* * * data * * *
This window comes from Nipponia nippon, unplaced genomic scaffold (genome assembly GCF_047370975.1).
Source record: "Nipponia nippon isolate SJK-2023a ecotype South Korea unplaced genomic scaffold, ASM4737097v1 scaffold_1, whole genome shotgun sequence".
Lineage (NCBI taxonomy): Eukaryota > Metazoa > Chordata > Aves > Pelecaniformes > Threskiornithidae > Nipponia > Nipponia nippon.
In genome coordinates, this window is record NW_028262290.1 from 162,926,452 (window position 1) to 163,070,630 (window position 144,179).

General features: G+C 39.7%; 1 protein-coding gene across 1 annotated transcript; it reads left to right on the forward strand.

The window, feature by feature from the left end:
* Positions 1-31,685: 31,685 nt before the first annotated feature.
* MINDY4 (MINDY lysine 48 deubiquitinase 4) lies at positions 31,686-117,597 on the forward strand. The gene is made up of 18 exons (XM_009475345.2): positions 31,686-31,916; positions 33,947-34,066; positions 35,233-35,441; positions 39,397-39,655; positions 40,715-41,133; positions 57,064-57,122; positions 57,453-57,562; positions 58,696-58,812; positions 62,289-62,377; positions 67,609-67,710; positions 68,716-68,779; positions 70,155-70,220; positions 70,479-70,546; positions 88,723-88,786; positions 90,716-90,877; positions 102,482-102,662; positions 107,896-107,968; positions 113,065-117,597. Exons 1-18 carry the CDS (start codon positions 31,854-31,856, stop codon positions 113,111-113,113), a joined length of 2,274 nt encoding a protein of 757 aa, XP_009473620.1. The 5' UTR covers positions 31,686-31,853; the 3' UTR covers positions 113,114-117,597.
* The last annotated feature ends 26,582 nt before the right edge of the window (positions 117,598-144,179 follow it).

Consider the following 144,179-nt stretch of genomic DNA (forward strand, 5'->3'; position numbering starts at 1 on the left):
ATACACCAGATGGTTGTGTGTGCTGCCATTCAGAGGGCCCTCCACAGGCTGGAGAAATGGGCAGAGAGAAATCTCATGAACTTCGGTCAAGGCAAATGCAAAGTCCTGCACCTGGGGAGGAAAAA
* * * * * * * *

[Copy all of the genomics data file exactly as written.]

This window comes from Nipponia nippon, unplaced genomic scaffold (genome assembly GCF_047370975.1).
Source record: "Nipponia nippon isolate SJK-2023a ecotype South Korea unplaced genomic scaffold, ASM4737097v1 scaffold_1, whole genome shotgun sequence".
Lineage (NCBI taxonomy): Eukaryota > Metazoa > Chordata > Aves > Pelecaniformes > Threskiornithidae > Nipponia > Nipponia nippon.
In genome coordinates, this window is record NW_028262290.1 from 162,926,452 (window position 1) to 163,070,630 (window position 144,179).

General features: G+C 39.7%; 1 protein-coding gene across 1 annotated transcript; it reads left to right on the forward strand.

The window, feature by feature from the left end:
* Positions 1-31,685: 31,685 nt before the first annotated feature.
* MINDY4 (MINDY lysine 48 deubiquitinase 4) lies at positions 31,686-117,597 on the forward strand. The gene is made up of 18 exons (XM_009475345.2): positions 31,686-31,916; positions 33,947-34,066; positions 35,233-35,441; positions 39,397-39,655; positions 40,715-41,133; positions 57,064-57,122; positions 57,453-57,562; positions 58,696-58,812; positions 62,289-62,377; positions 67,609-67,710; positions 68,716-68,779; positions 70,155-70,220; positions 70,479-70,546; positions 88,723-88,786; positions 90,716-90,877; positions 102,482-102,662; positions 107,896-107,968; positions 113,065-117,597. Exons 1-18 carry the CDS (start codon positions 31,854-31,856, stop codon positions 113,111-113,113), a joined length of 2,274 nt encoding a protein of 757 aa, XP_009473620.1. The 5' UTR covers positions 31,686-31,853; the 3' UTR covers positions 113,114-117,597.
* The last annotated feature ends 26,582 nt before the right edge of the window (positions 117,598-144,179 follow it).

Consider the following 144,179-nt stretch of genomic DNA (forward strand, 5'->3'; position numbering starts at 1 on the left):
ATACACCAGATGGTTGTGTGTGCTGCCATTCAGAGGGCCCTCCACAGGCTGGAGAAATGGGCAGAGAGAAATCTCATGAACTTCGGTCAAGGCAAATGCAAAGTCCTGCACCTGGGGAGGAAAAA